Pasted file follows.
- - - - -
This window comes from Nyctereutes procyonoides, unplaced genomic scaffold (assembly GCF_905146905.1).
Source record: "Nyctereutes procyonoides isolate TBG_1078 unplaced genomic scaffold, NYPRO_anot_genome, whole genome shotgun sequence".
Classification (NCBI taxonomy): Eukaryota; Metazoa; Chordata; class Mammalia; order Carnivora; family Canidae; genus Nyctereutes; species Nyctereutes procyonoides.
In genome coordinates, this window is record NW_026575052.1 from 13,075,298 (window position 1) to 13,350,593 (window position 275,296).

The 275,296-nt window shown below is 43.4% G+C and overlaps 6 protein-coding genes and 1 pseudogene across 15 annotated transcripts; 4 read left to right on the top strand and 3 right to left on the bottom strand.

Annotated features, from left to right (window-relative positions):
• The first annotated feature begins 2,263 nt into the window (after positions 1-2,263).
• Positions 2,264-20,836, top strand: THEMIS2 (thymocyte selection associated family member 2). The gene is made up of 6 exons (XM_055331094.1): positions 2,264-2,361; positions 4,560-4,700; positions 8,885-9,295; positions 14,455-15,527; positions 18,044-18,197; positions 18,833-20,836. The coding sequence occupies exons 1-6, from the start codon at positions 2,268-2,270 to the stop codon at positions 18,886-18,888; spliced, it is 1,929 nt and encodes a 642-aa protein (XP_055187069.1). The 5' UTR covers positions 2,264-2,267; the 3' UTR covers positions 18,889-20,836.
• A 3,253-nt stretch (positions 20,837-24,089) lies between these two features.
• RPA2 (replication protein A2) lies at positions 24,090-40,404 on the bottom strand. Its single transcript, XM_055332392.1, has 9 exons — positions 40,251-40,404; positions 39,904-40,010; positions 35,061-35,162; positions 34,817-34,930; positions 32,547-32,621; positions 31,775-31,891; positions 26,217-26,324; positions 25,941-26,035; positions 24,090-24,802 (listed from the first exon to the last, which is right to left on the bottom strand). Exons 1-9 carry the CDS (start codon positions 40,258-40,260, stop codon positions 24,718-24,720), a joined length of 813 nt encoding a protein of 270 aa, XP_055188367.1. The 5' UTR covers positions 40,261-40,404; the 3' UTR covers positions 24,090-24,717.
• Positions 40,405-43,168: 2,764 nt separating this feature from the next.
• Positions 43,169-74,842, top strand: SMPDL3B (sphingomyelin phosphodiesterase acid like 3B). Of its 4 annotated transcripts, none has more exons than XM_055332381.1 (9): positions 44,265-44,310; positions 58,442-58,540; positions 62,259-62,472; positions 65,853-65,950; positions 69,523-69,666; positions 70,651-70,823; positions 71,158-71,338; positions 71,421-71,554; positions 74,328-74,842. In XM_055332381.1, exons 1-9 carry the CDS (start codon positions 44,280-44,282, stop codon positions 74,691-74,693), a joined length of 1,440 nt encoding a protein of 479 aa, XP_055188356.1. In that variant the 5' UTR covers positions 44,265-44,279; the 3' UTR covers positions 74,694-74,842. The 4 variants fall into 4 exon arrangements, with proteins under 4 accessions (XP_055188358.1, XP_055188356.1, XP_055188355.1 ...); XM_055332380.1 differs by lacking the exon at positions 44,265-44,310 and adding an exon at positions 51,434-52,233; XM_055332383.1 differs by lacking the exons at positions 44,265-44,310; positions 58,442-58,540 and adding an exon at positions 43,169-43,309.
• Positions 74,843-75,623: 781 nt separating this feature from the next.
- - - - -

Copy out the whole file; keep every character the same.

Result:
This window comes from Nyctereutes procyonoides, unplaced genomic scaffold (assembly GCF_905146905.1).
Source record: "Nyctereutes procyonoides isolate TBG_1078 unplaced genomic scaffold, NYPRO_anot_genome, whole genome shotgun sequence".
Classification (NCBI taxonomy): Eukaryota; Metazoa; Chordata; class Mammalia; order Carnivora; family Canidae; genus Nyctereutes; species Nyctereutes procyonoides.
In genome coordinates, this window is record NW_026575052.1 from 13,075,298 (window position 1) to 13,350,593 (window position 275,296).

The 275,296-nt window shown below is 43.4% G+C and overlaps 6 protein-coding genes and 1 pseudogene across 15 annotated transcripts; 4 read left to right on the top strand and 3 right to left on the bottom strand.

Annotated features, from left to right (window-relative positions):
• The first annotated feature begins 2,263 nt into the window (after positions 1-2,263).
• Positions 2,264-20,836, top strand: THEMIS2 (thymocyte selection associated family member 2). The gene is made up of 6 exons (XM_055331094.1): positions 2,264-2,361; positions 4,560-4,700; positions 8,885-9,295; positions 14,455-15,527; positions 18,044-18,197; positions 18,833-20,836. The coding sequence occupies exons 1-6, from the start codon at positions 2,268-2,270 to the stop codon at positions 18,886-18,888; spliced, it is 1,929 nt and encodes a 642-aa protein (XP_055187069.1). The 5' UTR covers positions 2,264-2,267; the 3' UTR covers positions 18,889-20,836.
• A 3,253-nt stretch (positions 20,837-24,089) lies between these two features.
• RPA2 (replication protein A2) lies at positions 24,090-40,404 on the bottom strand. Its single transcript, XM_055332392.1, has 9 exons — positions 40,251-40,404; positions 39,904-40,010; positions 35,061-35,162; positions 34,817-34,930; positions 32,547-32,621; positions 31,775-31,891; positions 26,217-26,324; positions 25,941-26,035; positions 24,090-24,802 (listed from the first exon to the last, which is right to left on the bottom strand). Exons 1-9 carry the CDS (start codon positions 40,258-40,260, stop codon positions 24,718-24,720), a joined length of 813 nt encoding a protein of 270 aa, XP_055188367.1. The 5' UTR covers positions 40,261-40,404; the 3' UTR covers positions 24,090-24,717.
• Positions 40,405-43,168: 2,764 nt separating this feature from the next.
• Positions 43,169-74,842, top strand: SMPDL3B (sphingomyelin phosphodiesterase acid like 3B). Of its 4 annotated transcripts, none has more exons than XM_055332381.1 (9): positions 44,265-44,310; positions 58,442-58,540; positions 62,259-62,472; positions 65,853-65,950; positions 69,523-69,666; positions 70,651-70,823; positions 71,158-71,338; positions 71,421-71,554; positions 74,328-74,842. In XM_055332381.1, exons 1-9 carry the CDS (start codon positions 44,280-44,282, stop codon positions 74,691-74,693), a joined length of 1,440 nt encoding a protein of 479 aa, XP_055188356.1. In that variant the 5' UTR covers positions 44,265-44,279; the 3' UTR covers positions 74,694-74,842. The 4 variants fall into 4 exon arrangements, with proteins under 4 accessions (XP_055188358.1, XP_055188356.1, XP_055188355.1 ...); XM_055332380.1 differs by lacking the exon at positions 44,265-44,310 and adding an exon at positions 51,434-52,233; XM_055332383.1 differs by lacking the exons at positions 44,265-44,310; positions 58,442-58,540 and adding an exon at positions 43,169-43,309.
• Positions 74,843-75,623: 781 nt separating this feature from the next.